Letters: 02/08

Dear Idiots

In his editorial in the January 2008 issue, Paul Bertorelli asks us to look at 100LL “rationally” and then follows with “avgas represents such a tiny slice of the worlds refined fuel supplies that the volume of lead is miniscule.”

I suggest that it is therefore irrational for anybody to spend as much as a femtosecond worrying about the environmental effects of the tetraethyl lead from 100LL. So right off the bat, were trying to please irrational people.

I further suggest that these same irrational people will not be appeased by a switch from low lead to no lead, because of the man-made global warming implications of using any carbon-based fuel. The miniscule amount of CO2 produced by general aviation piston aircraft is no more a man-made global warming hazard than the lead from 100LL, but weve already conceded that none of the debate is rational in the first place, right?

100LL at my home in Caldwell, New Jersey, is $5.18 per gallon. Lets look at this rationally and ask why its OK for every other nation on earth to fully exploit its fossil fuel reserves, on shore and offshore, inhabited areas and uninhabited areas, but not OK for the U.S.

Frank Natoli
Newton, New Jersey

After reading your editorial on the demise of 100LL avgas, I had to respond with my feelings. Of course everyone is free to share their own thoughts on anything now or later.

However, just giving in to the minority opinions that seem to run our country now isn’t the answer, either. Look at the Thielert diesel disaster with its FADEC controller. Two states have passed laws that all fuels now must have ethanol without any concern for any type engines, including aircraft.

Why? People havent expressed their outrage against these thoughtless politicians passing these laws. People like you are bringing the end to general aviation! Youre probably in favor of user fees, too!

Im planning on buying an airplane in the near future and it will probably need the current avgas type. Finally, I wont renew my subscription because of the liberals running Aviation Consumer.

Gene Bommer
Via e-mail

Actually, we think the larger issue is less the muddle-headed lefty liberalism of Aviation Consumers editor and more the sad fact that eight years into the 21st century, we still don’t have affordable electronic ignition systems that owners want to buy. Or a new fuel spec that should be readily available.

On the Other Hand…

I applaud your editorial advocating dumping 100LL. The trend by states to add 10 percent ethanol to car gas adds urgency to the need to find a replacement fuel. A discussion (which I co-authored) of the problem for Oregon pilots can be found at http://snipurl.com/1wn4t.

You should also be aware that TCP is no longer being manufactured and the replacement, Decalin, is not approved for use in certified aircraft. Earl Lawrence, the technical expert at EAA, says tetraethyl lead is made in one plant in the world and is shipped in two 30-year-old ships. When one of those old ships has a problem, it wont likely be replaced and shipping costs will then make the price of 100LL exorbitant.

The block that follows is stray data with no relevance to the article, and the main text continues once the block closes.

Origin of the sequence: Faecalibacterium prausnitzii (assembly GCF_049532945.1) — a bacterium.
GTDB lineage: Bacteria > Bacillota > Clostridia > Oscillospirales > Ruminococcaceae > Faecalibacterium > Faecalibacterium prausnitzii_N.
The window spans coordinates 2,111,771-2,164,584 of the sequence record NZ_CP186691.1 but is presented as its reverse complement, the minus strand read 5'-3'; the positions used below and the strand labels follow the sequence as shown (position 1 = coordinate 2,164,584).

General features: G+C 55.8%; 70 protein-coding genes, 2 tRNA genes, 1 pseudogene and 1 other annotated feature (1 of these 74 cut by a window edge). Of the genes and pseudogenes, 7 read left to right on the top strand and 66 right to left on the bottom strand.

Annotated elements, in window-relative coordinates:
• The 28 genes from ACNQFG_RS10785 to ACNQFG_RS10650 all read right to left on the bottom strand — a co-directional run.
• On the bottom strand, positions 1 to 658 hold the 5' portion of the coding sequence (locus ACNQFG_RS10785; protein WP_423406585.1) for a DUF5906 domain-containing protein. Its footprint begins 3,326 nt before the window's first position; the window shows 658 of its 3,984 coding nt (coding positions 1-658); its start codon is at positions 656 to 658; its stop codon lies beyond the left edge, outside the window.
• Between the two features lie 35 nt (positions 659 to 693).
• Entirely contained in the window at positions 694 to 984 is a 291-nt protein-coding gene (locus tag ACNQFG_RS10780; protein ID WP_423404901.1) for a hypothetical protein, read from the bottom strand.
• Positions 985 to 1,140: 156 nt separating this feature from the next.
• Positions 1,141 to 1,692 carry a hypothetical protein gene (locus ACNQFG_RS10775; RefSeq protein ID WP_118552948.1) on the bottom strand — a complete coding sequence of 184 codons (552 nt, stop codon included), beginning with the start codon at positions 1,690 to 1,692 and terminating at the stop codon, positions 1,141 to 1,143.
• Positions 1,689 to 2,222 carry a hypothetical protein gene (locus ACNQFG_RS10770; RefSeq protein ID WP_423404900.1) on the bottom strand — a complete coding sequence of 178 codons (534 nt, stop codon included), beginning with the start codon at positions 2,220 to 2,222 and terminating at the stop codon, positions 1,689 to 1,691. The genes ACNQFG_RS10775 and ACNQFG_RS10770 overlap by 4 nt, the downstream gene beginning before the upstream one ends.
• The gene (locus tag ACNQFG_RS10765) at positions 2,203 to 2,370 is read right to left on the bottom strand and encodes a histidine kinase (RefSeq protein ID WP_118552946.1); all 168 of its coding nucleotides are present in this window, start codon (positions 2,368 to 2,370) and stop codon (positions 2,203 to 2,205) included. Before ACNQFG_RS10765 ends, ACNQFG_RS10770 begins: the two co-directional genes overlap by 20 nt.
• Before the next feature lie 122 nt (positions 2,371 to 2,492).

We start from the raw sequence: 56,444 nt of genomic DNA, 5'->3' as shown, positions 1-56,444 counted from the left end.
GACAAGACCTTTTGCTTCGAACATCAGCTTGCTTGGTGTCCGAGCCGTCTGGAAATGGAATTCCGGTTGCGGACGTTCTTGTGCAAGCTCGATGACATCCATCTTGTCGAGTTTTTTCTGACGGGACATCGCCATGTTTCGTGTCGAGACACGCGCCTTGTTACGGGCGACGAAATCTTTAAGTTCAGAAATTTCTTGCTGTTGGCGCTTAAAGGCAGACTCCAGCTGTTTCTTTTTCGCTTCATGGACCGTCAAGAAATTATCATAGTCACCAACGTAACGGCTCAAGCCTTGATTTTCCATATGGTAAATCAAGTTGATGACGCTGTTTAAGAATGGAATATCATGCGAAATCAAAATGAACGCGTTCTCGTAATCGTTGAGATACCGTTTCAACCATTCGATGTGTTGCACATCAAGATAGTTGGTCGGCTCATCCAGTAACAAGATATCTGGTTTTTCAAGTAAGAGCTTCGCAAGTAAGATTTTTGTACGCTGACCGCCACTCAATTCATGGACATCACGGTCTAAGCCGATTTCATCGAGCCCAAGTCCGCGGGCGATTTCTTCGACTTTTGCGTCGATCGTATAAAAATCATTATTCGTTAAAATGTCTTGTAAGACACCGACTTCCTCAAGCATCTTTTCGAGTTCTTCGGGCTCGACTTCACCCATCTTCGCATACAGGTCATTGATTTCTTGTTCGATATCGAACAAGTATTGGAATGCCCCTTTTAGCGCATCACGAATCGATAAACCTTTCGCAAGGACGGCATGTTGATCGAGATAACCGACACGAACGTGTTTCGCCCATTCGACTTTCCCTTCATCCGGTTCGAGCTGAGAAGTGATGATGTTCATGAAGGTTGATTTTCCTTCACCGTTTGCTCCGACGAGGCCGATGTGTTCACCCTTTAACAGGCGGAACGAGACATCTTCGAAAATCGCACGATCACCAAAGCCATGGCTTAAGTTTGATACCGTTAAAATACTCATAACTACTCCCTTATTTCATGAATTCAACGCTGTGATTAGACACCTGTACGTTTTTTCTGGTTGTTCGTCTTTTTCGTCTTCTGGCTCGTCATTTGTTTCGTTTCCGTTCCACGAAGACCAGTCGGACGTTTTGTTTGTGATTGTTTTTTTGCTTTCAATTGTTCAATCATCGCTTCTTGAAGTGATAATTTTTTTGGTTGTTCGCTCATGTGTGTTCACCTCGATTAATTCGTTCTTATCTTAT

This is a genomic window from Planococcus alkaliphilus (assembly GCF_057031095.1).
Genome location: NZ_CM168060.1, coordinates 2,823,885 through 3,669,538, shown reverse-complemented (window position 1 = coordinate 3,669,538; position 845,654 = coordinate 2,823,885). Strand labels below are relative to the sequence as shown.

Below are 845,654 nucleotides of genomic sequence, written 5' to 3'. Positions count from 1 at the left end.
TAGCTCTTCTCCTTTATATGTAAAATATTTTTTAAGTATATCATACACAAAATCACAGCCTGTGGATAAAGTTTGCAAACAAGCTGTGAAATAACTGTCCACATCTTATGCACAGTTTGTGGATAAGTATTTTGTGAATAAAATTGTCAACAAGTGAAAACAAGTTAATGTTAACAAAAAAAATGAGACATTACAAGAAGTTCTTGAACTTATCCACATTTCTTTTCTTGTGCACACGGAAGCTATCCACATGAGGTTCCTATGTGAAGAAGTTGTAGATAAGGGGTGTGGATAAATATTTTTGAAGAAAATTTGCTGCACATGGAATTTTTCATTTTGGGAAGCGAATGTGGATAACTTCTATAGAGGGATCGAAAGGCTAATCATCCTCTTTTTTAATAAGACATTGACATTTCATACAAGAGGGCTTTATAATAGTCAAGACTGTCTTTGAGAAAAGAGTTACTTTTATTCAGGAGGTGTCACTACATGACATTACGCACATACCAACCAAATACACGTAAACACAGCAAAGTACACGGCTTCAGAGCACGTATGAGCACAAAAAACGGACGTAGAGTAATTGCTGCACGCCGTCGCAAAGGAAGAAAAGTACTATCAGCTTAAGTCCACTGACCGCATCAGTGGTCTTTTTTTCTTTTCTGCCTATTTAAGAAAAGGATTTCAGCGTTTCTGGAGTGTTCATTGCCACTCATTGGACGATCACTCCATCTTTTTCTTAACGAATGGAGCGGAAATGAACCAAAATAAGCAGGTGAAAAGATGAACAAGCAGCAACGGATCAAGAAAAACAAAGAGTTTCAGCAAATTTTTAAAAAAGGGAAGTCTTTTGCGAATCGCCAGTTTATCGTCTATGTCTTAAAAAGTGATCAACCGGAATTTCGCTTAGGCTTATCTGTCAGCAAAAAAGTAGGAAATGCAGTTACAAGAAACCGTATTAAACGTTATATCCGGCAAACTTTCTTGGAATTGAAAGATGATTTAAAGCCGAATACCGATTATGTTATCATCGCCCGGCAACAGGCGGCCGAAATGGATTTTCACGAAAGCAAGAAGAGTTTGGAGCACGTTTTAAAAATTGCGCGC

We need a replacement fuel before that happens. Unfortunately, when I wrote to AOPA urging them to work toward adopting 91/96, their unsatisfactory reply reflected more of a concern for protecting the market for expensive new aircraft with high-compression engines than a concern for the thousands of their members whose engines have problems with 100LL. Thank you for bringing this issue to your subscribers.

Richard Scott
Via e-mail



Thank you for your recent article on electric gyros in the December 2007 issue of Aviation Consumer. I very much appreciated an independent review of these gyros, including their disassemblies.

However, I think a very important piece of information that would help your readers decide among them would be the mean time between failure numbers. Are they available?

I had installed an RC Allen backup electric AI in a Bonanza I owned. I had it installed through a power switch and had it on in IMC and off in VMC. One can pull the breaker also and avoid the cost of installing the switch. Presumably, failures of mechanical elements are time/use dependent and actual IMC is rather rare. I never had a problem with the unit for the years I owned the Bo and probably put less than 50 hours on the gyro.

Steve Wagner
Stillwater, Minnesota

Mid-Continent gives 7500 hours MTBF for its 4300 gyro. We don’t have equivalent data for the other products. As for running the gyro part-time, we don’t think this is a good idea. For one, when you need the gyro, you may need it quickly and you might not have time to wait for it to spool up. Second, we think a spinning gyro is less susceptible to rotor bearing damage than one thats idle and bouncing around in turbulence. If you have the gyro, keep it running.